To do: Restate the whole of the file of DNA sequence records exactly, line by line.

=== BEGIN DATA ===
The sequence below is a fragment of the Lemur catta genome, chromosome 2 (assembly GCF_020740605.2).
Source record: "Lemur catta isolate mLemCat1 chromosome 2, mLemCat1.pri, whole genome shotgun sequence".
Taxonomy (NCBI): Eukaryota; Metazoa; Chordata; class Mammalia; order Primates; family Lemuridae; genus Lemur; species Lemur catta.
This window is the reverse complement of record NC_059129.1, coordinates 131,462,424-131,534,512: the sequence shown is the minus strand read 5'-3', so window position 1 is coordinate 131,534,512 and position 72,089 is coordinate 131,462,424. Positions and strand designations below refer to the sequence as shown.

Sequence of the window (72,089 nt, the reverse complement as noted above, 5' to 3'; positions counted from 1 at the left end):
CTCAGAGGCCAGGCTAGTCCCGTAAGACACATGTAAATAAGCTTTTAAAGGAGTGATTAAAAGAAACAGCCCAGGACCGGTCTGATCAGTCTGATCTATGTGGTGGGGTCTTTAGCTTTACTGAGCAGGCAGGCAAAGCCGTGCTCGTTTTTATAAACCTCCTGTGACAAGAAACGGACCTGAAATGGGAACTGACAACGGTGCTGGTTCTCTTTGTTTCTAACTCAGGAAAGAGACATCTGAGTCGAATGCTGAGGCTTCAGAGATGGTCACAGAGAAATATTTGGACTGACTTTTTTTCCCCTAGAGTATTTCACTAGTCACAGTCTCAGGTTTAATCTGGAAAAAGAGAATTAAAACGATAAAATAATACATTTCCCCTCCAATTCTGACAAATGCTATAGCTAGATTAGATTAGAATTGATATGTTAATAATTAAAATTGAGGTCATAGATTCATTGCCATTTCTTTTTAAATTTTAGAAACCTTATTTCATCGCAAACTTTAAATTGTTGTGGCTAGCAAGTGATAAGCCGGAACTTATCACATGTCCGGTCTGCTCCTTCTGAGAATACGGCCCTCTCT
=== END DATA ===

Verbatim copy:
The sequence below is a fragment of the Lemur catta genome, chromosome 2 (assembly GCF_020740605.2).
Source record: "Lemur catta isolate mLemCat1 chromosome 2, mLemCat1.pri, whole genome shotgun sequence".
Taxonomy (NCBI): Eukaryota; Metazoa; Chordata; class Mammalia; order Primates; family Lemuridae; genus Lemur; species Lemur catta.
This window is the reverse complement of record NC_059129.1, coordinates 131,462,424-131,534,512: the sequence shown is the minus strand read 5'-3', so window position 1 is coordinate 131,534,512 and position 72,089 is coordinate 131,462,424. Positions and strand designations below refer to the sequence as shown.

Sequence of the window (72,089 nt, the reverse complement as noted above, 5' to 3'; positions counted from 1 at the left end):
CTCAGAGGCCAGGCTAGTCCCGTAAGACACATGTAAATAAGCTTTTAAAGGAGTGATTAAAAGAAACAGCCCAGGACCGGTCTGATCAGTCTGATCTATGTGGTGGGGTCTTTAGCTTTACTGAGCAGGCAGGCAAAGCCGTGCTCGTTTTTATAAACCTCCTGTGACAAGAAACGGACCTGAAATGGGAACTGACAACGGTGCTGGTTCTCTTTGTTTCTAACTCAGGAAAGAGACATCTGAGTCGAATGCTGAGGCTTCAGAGATGGTCACAGAGAAATATTTGGACTGACTTTTTTTCCCCTAGAGTATTTCACTAGTCACAGTCTCAGGTTTAATCTGGAAAAAGAGAATTAAAACGATAAAATAATACATTTCCCCTCCAATTCTGACAAATGCTATAGCTAGATTAGATTAGAATTGATATGTTAATAATTAAAATTGAGGTCATAGATTCATTGCCATTTCTTTTTAAATTTTAGAAACCTTATTTCATCGCAAACTTTAAATTGTTGTGGCTAGCAAGTGATAAGCCGGAACTTATCACATGTCCGGTCTGCTCCTTCTGAGAATACGGCCCTCTCT